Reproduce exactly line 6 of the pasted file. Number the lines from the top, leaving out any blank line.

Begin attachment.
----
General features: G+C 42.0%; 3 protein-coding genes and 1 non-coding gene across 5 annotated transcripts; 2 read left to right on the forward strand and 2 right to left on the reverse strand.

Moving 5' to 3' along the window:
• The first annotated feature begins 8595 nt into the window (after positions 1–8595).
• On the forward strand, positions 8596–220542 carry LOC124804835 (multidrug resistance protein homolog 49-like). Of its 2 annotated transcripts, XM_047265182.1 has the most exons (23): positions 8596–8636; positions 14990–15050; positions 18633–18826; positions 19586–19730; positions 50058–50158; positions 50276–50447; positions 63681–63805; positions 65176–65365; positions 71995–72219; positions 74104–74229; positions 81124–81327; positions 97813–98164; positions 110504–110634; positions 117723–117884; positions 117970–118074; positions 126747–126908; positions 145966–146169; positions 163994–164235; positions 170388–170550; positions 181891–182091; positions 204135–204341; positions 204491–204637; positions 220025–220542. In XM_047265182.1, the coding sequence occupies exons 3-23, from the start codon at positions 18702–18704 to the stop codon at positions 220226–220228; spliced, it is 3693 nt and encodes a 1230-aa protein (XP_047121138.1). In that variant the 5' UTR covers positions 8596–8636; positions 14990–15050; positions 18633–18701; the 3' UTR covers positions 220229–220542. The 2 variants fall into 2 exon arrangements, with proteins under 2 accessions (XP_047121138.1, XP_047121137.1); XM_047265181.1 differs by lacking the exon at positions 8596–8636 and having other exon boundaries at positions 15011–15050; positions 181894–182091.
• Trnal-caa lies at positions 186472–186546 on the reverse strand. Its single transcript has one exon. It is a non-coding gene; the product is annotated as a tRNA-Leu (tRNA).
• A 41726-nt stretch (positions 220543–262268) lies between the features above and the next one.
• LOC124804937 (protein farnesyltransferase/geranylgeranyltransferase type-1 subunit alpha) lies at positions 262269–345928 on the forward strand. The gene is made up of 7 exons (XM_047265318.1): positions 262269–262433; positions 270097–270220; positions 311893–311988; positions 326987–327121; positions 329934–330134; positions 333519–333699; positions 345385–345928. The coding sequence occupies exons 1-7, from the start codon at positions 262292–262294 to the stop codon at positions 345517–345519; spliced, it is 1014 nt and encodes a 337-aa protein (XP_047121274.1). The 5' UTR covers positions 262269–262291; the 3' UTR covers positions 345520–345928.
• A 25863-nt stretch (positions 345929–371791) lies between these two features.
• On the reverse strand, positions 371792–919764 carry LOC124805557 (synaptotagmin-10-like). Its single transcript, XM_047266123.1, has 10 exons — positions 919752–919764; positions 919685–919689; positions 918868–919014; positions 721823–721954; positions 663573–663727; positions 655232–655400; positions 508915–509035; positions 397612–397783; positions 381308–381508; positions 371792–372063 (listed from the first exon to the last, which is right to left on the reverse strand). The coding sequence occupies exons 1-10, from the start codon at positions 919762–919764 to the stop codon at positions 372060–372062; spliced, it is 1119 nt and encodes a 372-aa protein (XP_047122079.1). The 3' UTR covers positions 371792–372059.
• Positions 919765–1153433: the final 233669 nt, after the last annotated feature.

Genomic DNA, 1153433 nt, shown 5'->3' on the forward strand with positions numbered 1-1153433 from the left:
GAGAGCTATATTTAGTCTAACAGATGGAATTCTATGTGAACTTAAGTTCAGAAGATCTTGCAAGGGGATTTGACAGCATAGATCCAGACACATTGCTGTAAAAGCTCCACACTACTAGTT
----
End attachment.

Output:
• A 41726-nt stretch (positions 220543–262268) lies between the features above and the next one.